There's some great posts here (scroll down to Wednesday 28th and Tuesday 27th) from Diamond Geezer about the new tube maps that Transport for London seem to be prolifically churning out at the moment, including in this case ones focusing on disabled facilities and the presence of public toilets at Underground stations.
I had to laugh at this quote that DG provides from the map on disabled facilities, involving a journey from Sudbury Town (wherever that is) to Borough station, which sounds like something only Beezlebub could envisage:
» Enter Sudbury Town (via the Station Approach entrance, not Orchard Gate)
» Take the Piccadilly line (big step up, medium gap) to Green Park (big step down)
» Via lifts and along a 220m passage to get on Jubilee line (big step up) to London Bridge (small step down)
» Via lifts and via street (410m in total) to get on Northern line (level access)
» Ride southbound through Borough station to Clapham North (big step down) and cross the platform (big step up)
» Return northbound to Borough (big step down) and exit via lift to street
I feel tired just reading that. What I’d like to add to DG’s post, other than agreeing that this seems mindbogglingly complicated, is that this involves taking four trains on three different Underground lines - and hoping that they all work. Given the chaotic nature of the London Underground, would it be cynical of me to comment that this is slightly wishful thinking on TfL’s part? Not judging from the daily update on Underground lines that’s blasted at us commuters over the tannoy at the station near my work when we ascend the escalators, in which there is almost always at least one direction on at least one line a day which is at least partially closed for repairs – and don't even think about what it's like at weekends. Taking the Underground can so often be a game of roulette.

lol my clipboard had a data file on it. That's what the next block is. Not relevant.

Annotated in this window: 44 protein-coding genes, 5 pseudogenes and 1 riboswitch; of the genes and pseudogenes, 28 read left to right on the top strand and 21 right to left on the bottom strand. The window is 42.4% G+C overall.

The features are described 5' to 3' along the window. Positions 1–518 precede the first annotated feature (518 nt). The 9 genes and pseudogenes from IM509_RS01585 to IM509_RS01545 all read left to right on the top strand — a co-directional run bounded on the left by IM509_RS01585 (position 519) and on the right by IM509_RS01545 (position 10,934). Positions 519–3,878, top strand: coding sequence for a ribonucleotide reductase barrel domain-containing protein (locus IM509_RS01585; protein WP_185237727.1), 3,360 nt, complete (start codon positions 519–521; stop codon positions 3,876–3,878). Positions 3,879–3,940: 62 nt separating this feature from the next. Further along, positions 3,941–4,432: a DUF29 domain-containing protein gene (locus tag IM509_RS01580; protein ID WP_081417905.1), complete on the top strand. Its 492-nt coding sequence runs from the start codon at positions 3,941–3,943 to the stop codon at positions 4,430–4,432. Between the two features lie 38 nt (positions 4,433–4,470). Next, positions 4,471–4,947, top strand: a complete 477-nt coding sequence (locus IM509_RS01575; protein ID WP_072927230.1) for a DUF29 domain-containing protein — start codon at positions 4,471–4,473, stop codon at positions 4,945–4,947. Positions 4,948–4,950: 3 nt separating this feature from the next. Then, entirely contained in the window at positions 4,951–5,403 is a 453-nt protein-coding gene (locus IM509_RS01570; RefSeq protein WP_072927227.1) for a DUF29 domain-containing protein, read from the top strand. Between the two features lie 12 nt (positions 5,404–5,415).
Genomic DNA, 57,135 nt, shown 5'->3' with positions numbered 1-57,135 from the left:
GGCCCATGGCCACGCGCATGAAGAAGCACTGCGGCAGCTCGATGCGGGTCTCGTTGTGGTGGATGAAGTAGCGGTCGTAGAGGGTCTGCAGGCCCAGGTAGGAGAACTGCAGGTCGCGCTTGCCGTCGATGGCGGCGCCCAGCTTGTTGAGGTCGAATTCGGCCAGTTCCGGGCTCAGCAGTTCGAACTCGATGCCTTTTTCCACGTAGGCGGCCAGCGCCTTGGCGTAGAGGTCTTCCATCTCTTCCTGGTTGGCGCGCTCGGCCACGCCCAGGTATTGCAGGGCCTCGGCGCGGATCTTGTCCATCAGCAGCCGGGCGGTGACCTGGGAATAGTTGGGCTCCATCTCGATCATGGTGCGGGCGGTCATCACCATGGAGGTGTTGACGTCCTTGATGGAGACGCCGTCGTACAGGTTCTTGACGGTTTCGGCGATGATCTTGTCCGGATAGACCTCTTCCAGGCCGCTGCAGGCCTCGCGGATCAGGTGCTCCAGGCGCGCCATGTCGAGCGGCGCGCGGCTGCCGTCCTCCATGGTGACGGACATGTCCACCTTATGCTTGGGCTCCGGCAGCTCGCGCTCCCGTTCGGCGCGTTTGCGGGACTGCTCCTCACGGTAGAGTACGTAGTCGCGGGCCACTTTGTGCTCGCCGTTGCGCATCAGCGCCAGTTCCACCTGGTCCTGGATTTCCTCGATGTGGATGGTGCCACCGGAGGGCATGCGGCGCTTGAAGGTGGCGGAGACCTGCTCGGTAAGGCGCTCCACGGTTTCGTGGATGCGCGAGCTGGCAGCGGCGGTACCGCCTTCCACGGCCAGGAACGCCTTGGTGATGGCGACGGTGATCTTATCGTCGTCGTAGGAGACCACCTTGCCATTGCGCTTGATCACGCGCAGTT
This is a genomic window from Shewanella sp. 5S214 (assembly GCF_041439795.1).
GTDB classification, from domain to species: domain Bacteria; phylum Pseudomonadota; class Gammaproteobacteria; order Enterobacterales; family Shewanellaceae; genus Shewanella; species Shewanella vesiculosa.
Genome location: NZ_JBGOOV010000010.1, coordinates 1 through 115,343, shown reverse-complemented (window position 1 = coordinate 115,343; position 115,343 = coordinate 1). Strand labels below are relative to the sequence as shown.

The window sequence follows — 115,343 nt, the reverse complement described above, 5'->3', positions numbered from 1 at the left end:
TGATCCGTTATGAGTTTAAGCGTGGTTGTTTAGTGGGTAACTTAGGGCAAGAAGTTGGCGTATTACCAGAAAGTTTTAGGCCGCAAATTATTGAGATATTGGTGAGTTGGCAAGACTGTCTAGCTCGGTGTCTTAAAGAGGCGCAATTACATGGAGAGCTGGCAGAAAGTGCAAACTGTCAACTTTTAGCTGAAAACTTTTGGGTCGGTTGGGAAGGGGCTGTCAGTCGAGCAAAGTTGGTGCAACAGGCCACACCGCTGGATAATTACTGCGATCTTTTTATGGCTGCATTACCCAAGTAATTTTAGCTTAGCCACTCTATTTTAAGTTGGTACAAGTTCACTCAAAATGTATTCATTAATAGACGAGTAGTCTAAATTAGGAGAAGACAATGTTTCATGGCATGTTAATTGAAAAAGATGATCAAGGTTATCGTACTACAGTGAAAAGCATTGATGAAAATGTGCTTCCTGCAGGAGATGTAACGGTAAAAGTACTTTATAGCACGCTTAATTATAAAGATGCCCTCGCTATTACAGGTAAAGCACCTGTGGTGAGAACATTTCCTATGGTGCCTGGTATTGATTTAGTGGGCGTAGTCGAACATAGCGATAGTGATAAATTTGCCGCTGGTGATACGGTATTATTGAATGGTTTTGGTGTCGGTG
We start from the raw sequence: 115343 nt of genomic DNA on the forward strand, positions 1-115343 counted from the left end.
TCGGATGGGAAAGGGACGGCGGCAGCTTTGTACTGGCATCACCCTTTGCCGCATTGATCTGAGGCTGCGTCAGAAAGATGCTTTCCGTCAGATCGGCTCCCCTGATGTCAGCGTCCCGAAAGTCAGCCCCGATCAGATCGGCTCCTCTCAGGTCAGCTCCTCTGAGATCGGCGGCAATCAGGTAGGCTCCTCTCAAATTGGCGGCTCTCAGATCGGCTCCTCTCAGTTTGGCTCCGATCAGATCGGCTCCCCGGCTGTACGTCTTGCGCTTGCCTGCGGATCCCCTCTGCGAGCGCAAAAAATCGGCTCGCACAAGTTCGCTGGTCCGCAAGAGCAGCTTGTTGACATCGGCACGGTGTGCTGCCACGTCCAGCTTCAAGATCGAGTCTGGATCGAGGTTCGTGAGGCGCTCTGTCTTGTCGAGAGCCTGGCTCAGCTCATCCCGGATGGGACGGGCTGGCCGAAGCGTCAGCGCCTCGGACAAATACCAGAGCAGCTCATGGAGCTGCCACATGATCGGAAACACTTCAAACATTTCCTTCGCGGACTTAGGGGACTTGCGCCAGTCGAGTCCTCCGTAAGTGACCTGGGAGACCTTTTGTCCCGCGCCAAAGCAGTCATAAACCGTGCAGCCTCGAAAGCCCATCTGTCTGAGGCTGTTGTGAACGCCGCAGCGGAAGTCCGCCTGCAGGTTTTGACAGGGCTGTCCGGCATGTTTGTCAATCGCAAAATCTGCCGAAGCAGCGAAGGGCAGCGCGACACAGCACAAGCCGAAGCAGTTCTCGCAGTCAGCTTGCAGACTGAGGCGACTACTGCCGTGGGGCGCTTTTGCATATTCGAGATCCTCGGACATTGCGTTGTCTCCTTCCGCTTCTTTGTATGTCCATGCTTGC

In a fantasy world, where TfL was theoretically awarded with unlimited amounts of money, the only answer to truly making the London Underground blemish-free would be to build new tunnels for each line – admittedly, a colossal task – with 21st century signals and new trains. The old tunnels could then be used for cyclists only, which would theoretically be a benefit to transport on the surface.
Sadly, this suggestion isn’t actually uniquely thought up by Goodnight London, but rather by some bloke in a letter to The Independent that I read a while ago. But what a great idea it is. Of course, the idea contains logistical nightmares, and runs into a fair few problems when we consider that some of these lines actually do go Overground for part of their journey, as in the case of the Jubilee line heading westward. Maybe in these cases the new tunnel could join up with the remnants of the track from the old tunnel just before surfacing. The old track would have been kept only in those cases where it goes Overground, with cyclists in the tunnel being blocked by a wall at this point. Then, if the track eventually goes Underground again, the old track could then feed into the new tunnel, after which the old tunnel could then once again be used only for cyclists. Still following?
Obviously, the idea runs into the other problem, which is that it would cost trillions of pounds, and would be laughed down straight away. So instead, despite TfL’s best efforts with continual repairs, we’re stuck with a chronically exhausted network that’s constantly weakened by signal failures and the such-like – and which, of course, is the most expensive in the world to use.
Oh well, I can but dream...